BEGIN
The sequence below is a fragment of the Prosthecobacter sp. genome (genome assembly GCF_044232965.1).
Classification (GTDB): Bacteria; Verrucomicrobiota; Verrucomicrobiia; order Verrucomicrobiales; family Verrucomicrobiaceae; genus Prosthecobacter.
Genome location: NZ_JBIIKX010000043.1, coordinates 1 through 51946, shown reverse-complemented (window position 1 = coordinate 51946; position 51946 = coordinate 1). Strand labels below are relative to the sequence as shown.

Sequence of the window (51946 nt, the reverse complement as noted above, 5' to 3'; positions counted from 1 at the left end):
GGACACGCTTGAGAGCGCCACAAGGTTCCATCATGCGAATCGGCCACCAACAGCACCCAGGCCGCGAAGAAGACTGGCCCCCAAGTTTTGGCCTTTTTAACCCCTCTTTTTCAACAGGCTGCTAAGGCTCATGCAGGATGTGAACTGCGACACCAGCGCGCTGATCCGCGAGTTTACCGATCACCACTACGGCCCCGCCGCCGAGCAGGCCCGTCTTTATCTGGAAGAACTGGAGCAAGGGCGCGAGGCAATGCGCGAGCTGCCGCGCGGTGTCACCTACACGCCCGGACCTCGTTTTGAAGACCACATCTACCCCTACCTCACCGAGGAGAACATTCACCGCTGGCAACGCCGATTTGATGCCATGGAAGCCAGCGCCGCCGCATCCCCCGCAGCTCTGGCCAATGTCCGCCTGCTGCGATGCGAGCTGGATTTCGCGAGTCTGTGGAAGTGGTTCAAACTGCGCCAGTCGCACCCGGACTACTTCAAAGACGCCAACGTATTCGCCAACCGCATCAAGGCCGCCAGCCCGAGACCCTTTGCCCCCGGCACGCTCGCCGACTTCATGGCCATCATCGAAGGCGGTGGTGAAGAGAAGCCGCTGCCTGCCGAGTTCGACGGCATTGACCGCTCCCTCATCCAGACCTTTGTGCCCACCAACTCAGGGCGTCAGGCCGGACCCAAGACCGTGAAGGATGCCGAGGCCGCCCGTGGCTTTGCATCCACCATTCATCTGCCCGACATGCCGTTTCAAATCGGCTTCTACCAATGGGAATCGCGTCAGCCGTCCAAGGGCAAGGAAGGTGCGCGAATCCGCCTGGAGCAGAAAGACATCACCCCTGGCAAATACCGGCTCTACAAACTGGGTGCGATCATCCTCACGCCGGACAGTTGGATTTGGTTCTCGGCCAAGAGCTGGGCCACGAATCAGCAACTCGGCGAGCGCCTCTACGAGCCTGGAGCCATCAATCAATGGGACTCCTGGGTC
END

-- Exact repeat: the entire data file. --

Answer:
The sequence below is a fragment of the Prosthecobacter sp. genome (genome assembly GCF_044232965.1).
Classification (GTDB): Bacteria; Verrucomicrobiota; Verrucomicrobiia; order Verrucomicrobiales; family Verrucomicrobiaceae; genus Prosthecobacter.
Genome location: NZ_JBIIKX010000043.1, coordinates 1 through 51946, shown reverse-complemented (window position 1 = coordinate 51946; position 51946 = coordinate 1). Strand labels below are relative to the sequence as shown.

Sequence of the window (51946 nt, the reverse complement as noted above, 5' to 3'; positions counted from 1 at the left end):
GGACACGCTTGAGAGCGCCACAAGGTTCCATCATGCGAATCGGCCACCAACAGCACCCAGGCCGCGAAGAAGACTGGCCCCCAAGTTTTGGCCTTTTTAACCCCTCTTTTTCAACAGGCTGCTAAGGCTCATGCAGGATGTGAACTGCGACACCAGCGCGCTGATCCGCGAGTTTACCGATCACCACTACGGCCCCGCCGCCGAGCAGGCCCGTCTTTATCTGGAAGAACTGGAGCAAGGGCGCGAGGCAATGCGCGAGCTGCCGCGCGGTGTCACCTACACGCCCGGACCTCGTTTTGAAGACCACATCTACCCCTACCTCACCGAGGAGAACATTCACCGCTGGCAACGCCGATTTGATGCCATGGAAGCCAGCGCCGCCGCATCCCCCGCAGCTCTGGCCAATGTCCGCCTGCTGCGATGCGAGCTGGATTTCGCGAGTCTGTGGAAGTGGTTCAAACTGCGCCAGTCGCACCCGGACTACTTCAAAGACGCCAACGTATTCGCCAACCGCATCAAGGCCGCCAGCCCGAGACCCTTTGCCCCCGGCACGCTCGCCGACTTCATGGCCATCATCGAAGGCGGTGGTGAAGAGAAGCCGCTGCCTGCCGAGTTCGACGGCATTGACCGCTCCCTCATCCAGACCTTTGTGCCCACCAACTCAGGGCGTCAGGCCGGACCCAAGACCGTGAAGGATGCCGAGGCCGCCCGTGGCTTTGCATCCACCATTCATCTGCCCGACATGCCGTTTCAAATCGGCTTCTACCAATGGGAATCGCGTCAGCCGTCCAAGGGCAAGGAAGGTGCGCGAATCCGCCTGGAGCAGAAAGACATCACCCCTGGCAAATACCGGCTCTACAAACTGGGTGCGATCATCCTCACGCCGGACAGTTGGATTTGGTTCTCGGCCAAGAGCTGGGCCACGAATCAGCAACTCGGCGAGCGCCTCTACGAGCCTGGAGCCATCAATCAATGGGACTCCTGGGTC